Adam Chodzko: Room for Laarni, Image Moderator
Marlborough Contemporary, London
6 November - 21 December 2013
Review by Beatrice Schulz
Adam Chodzko’s exhibition ‘Room for Laarni, Image Moderator’ is dedicated to a (fictional) woman working in the Philippines checking images on the internet for inappropriate content. Three sets of images are presented in the room: 20 photographs of persons sleeping, another 20 photographs showing what appears to be the aftermath of various natural disasters, and a collection of circus posters - fly-posted on the outside of the quadrangle window - that reproduce the same grimacing clown face across languages and styles.
The photographs are analogue and amateur. Each photograph is a case, and together they demonstrate and document types of phenomena. Chodzko both identifies and invents connections between images. Marks on the photos - a punch mark in ‘Sleepers. Hole’, dust from Geneva Airport in ‘Too’ - act as a further filter through which the artist passes the images in order to claim, identify, and unify. Chodzko is ambivalent about the possibility of resolution. The case is never closed, because the images themselves are the subject of investigation, and the images continue to gather information. Images are never ‘just’ images, but are both witness and evidence of unexplained phenomena.
‘Mask Filter’ is a video camera fixture, a cage woven from twigs adapted to fit the front of a camera lens. Resembling a small hand-made fishing basket, with the addition of a firewire and a camera-lens adapter, the mask confines the space of the image in its mesh. Below, on a sheet of paper, ‘a loose leaf falls between’ is a diagram demonstrating the contraption.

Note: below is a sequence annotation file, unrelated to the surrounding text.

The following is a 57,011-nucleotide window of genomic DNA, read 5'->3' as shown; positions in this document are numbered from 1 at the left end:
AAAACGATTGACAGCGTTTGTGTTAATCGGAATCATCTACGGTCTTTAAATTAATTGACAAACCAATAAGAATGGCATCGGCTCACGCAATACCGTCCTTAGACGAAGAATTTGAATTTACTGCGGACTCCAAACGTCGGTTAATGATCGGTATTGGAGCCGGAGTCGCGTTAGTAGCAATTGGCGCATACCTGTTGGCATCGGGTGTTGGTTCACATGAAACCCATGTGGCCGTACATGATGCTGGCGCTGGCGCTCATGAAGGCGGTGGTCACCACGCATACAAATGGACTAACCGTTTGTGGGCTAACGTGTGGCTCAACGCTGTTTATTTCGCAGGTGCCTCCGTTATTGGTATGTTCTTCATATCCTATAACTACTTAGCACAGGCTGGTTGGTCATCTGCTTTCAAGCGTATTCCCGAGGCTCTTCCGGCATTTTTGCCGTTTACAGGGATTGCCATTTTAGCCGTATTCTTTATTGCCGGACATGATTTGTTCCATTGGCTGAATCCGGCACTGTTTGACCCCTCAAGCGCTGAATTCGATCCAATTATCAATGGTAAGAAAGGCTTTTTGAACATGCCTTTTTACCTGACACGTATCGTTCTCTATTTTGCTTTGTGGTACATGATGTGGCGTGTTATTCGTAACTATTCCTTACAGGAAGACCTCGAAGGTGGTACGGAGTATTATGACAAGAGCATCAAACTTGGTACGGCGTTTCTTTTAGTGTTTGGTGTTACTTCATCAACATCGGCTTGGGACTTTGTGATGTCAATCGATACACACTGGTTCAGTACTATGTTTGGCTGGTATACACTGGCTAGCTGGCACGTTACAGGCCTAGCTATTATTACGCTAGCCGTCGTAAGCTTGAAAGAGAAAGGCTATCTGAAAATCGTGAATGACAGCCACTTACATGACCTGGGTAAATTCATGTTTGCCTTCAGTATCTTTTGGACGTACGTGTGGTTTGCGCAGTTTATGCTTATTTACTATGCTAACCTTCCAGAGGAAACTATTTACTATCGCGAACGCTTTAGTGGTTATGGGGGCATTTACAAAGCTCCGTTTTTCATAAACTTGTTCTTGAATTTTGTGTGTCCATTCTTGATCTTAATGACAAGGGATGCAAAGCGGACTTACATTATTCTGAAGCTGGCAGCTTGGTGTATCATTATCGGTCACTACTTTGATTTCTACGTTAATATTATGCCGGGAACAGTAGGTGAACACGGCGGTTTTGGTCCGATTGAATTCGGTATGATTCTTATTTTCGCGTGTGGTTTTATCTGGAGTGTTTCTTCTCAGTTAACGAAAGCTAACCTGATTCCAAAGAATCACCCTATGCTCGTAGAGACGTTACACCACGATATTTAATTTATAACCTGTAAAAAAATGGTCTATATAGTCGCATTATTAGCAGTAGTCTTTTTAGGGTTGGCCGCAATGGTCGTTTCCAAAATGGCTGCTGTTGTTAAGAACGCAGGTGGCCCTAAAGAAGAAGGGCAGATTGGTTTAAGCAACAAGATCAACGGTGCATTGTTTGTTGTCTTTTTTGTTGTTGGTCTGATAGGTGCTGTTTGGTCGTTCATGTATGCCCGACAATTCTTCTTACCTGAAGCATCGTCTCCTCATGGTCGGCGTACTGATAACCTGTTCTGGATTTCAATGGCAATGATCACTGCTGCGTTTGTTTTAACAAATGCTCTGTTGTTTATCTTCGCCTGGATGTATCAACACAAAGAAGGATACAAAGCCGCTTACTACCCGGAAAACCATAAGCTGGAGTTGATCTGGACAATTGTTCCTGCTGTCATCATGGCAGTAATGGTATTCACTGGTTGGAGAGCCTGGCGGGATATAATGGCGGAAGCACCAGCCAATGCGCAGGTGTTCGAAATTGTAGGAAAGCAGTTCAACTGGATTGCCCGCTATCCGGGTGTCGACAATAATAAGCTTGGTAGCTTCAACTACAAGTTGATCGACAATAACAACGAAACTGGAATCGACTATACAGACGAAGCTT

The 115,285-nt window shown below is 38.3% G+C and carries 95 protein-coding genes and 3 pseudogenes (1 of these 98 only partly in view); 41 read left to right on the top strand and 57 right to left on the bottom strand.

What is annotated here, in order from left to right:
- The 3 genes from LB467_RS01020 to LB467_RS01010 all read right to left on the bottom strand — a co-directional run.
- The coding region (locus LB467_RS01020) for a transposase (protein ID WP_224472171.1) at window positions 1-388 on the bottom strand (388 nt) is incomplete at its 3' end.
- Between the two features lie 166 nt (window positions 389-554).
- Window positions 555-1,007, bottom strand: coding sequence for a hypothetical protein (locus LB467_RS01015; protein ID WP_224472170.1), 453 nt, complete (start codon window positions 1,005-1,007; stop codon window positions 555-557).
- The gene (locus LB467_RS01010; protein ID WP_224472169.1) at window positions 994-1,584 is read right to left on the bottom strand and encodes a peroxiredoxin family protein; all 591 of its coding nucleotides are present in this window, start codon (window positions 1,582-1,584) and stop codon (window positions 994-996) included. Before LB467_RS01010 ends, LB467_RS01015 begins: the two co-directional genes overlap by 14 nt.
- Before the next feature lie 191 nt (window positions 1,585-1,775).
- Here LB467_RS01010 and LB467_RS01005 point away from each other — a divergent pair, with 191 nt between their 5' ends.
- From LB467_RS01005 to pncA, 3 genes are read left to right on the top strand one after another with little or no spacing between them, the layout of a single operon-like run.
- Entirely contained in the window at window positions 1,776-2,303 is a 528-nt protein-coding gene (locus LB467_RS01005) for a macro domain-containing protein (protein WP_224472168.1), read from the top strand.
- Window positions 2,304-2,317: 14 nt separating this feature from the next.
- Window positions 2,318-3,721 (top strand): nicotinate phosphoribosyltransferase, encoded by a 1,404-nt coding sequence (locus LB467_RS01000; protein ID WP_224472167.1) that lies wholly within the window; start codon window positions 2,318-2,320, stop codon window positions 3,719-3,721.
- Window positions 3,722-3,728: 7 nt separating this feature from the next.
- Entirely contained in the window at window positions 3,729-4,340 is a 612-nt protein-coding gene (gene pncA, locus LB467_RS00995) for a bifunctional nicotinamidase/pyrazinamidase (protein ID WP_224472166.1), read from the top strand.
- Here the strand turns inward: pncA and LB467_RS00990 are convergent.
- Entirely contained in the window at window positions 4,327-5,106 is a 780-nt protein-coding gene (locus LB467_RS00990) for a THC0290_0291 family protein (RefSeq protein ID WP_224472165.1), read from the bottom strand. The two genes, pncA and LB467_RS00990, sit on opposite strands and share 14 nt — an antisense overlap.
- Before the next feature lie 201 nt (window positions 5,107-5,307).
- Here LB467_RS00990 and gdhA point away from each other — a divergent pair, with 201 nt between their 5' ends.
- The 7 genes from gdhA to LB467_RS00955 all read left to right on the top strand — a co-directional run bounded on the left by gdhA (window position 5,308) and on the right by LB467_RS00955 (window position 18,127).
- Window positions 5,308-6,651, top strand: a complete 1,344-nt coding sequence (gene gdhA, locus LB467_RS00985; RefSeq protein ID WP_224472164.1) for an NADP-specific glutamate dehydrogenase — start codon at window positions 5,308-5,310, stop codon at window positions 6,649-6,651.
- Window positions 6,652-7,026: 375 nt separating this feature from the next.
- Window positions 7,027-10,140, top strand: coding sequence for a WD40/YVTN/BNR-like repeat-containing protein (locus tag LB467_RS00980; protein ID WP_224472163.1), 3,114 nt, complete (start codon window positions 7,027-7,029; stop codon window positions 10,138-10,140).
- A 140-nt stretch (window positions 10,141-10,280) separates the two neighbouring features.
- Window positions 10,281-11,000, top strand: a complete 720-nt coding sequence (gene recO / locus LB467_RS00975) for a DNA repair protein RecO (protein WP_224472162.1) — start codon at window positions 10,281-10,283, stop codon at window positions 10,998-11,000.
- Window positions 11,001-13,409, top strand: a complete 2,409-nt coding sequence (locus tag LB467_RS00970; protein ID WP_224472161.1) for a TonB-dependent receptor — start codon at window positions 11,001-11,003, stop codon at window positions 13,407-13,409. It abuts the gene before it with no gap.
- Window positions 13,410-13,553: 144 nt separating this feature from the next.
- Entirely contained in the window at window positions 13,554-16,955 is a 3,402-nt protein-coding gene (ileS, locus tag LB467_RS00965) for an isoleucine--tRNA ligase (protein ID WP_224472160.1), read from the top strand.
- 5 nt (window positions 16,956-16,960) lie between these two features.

Through Laarni, looking is turned into a practice of law, a judgement. Laarni’s eyes are put before our eyes, she is the filter, seeing the bad images so that we don’t have to see them. Laarni must judge the images. What is a bad image’ What is a good image’
Is there a just looking’ Or is righteousness merely another form of information filtering’ It seems significant that the sleepers’ eyes are closed, they are not looking, while the clowns’ eyes are exaggeratedly wide. Laarni’s virtual environment, in the HD video ‘Same’, oozes translucent palm trees and birdsong, and maybe even a warm island breeze. But as the image moderator, her own image remains foreclosed; she is a divinity, accessible only through a messaging interface.
In ‘I See Through Every Image. (A Souvenir for Laarni; A planting template for Belladonna seeds)’, the seeds of the deadly nightshade plant are distributed across a partial, horizontal image from a cigarette advert, across which is engraved an unconvincing epitaph to Facebook. The seeds were historically used in eye-drops for women to expand their pupils, and Chodzko leaves these seeds here for Laarni, to widen her eyes so that she is able to pass more images through. This gesture is ambivalently both generous and sadistic, for perhaps small pupils stop the image from penetrating too deeply.